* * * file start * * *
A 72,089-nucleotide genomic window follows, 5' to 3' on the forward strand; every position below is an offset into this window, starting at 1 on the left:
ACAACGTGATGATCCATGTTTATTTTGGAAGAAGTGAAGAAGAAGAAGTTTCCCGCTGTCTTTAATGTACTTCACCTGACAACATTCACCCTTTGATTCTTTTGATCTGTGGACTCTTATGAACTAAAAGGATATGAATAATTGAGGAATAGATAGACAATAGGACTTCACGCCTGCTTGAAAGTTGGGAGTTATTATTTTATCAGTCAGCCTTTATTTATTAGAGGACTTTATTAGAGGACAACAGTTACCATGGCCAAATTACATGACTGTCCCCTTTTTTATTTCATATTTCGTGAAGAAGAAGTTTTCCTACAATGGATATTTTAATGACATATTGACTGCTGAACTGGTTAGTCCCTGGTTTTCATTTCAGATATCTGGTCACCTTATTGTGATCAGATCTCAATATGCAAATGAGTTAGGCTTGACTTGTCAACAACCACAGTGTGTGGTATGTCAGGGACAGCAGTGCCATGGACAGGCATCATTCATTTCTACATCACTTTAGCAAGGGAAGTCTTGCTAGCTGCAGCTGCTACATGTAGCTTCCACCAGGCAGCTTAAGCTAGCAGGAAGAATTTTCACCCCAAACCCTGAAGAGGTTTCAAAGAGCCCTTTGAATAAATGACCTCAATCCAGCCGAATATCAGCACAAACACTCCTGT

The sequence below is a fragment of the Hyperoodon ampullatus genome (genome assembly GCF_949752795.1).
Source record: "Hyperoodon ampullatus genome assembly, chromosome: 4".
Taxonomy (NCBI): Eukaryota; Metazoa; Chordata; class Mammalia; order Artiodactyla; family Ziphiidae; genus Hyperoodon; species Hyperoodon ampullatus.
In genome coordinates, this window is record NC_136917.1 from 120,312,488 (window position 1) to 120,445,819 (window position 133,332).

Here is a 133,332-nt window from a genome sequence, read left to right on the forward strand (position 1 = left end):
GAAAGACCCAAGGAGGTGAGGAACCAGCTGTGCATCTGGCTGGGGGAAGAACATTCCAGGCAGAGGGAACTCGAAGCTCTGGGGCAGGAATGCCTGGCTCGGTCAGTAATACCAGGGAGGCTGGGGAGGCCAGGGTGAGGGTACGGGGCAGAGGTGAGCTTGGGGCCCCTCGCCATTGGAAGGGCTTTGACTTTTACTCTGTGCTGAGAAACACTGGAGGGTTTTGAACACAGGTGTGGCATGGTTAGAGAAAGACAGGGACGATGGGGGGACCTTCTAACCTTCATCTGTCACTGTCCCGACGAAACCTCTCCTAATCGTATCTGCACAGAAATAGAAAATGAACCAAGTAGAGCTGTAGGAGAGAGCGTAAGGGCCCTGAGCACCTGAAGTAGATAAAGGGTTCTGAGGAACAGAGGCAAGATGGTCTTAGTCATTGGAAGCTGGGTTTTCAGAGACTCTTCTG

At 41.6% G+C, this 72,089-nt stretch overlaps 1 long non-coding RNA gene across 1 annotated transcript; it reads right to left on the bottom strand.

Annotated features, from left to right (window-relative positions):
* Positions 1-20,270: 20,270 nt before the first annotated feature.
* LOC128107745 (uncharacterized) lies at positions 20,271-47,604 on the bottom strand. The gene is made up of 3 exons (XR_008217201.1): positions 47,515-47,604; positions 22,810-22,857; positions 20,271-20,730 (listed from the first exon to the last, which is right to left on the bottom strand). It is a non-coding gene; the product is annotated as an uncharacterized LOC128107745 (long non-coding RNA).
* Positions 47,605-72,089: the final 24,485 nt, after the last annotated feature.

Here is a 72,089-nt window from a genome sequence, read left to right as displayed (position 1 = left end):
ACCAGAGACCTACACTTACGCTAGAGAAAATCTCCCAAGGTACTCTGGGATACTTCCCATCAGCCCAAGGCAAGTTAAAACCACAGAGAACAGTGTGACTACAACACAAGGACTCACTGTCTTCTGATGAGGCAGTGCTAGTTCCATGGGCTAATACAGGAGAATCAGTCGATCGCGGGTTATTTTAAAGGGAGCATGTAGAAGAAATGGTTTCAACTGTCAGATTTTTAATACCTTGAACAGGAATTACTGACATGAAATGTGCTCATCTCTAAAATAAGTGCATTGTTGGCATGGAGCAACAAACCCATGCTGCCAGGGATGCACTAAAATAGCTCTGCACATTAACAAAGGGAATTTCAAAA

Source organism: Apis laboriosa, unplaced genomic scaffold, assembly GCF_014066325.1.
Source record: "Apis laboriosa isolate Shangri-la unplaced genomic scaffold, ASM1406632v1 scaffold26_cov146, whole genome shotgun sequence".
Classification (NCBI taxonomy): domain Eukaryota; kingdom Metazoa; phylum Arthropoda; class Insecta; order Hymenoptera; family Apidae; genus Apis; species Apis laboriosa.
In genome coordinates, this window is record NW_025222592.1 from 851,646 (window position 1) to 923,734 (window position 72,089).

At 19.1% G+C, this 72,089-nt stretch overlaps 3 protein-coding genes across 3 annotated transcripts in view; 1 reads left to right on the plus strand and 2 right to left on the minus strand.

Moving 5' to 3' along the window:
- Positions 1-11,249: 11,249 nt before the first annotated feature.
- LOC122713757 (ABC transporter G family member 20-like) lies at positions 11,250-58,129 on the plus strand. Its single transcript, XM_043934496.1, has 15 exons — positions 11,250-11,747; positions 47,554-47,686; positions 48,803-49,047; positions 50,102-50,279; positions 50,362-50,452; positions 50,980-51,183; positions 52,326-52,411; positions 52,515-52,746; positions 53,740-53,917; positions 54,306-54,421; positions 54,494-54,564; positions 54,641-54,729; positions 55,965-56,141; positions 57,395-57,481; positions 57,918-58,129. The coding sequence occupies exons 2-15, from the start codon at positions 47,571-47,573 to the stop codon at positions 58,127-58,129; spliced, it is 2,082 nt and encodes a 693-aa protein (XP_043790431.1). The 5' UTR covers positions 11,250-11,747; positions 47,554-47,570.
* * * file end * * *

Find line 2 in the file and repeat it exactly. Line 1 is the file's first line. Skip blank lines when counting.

ACAACGTGATGATCCATGTTTATTTTGGAAGAAGTGAAGAAGAAGAAGTTTCCCGCTGTCTTTAATGTACTTCACCTGACAACATTCACCCTTTGATTCTTTTGATCTGTGGACTCTTATGAACTAAAAGGATATGAATAATTGAGGAATAGATAGACAATAGGACTTCACGCCTGCTTGAAAGTTGGGAGTTATTATTTTATCAGTCAGCCTTTATTTATTAGAGGACTTTATTAGAGGACAACAGTTACCATGGCCAAATTACATGACTGTCCCCTTTTTTATTTCATATTTCGTGAAGAAGAAGTTTTCCTACAATGGATATTTTAATGACATATTGACTGCTGAACTGGTTAGTCCCTGGTTTTCATTTCAGATATCTGGTCACCTTATTGTGATCAGATCTCAATATGCAAATGAGTTAGGCTTGACTTGTCAACAACCACAGTGTGTGGTATGTCAGGGACAGCAGTGCCATGGACAGGCATCATTCATTTCTACATCACTTTAGCAAGGGAAGTCTTGCTAGCTGCAGCTGCTACATGTAGCTTCCACCAGGCAGCTTAAGCTAGCAGGAAGAATTTTCACCCCAAACCCTGAAGAGGTTTCAAAGAGCCCTTTGAATAAATGACCTCAATCCAGCCGAATATCAGCACAAACACTCCTGT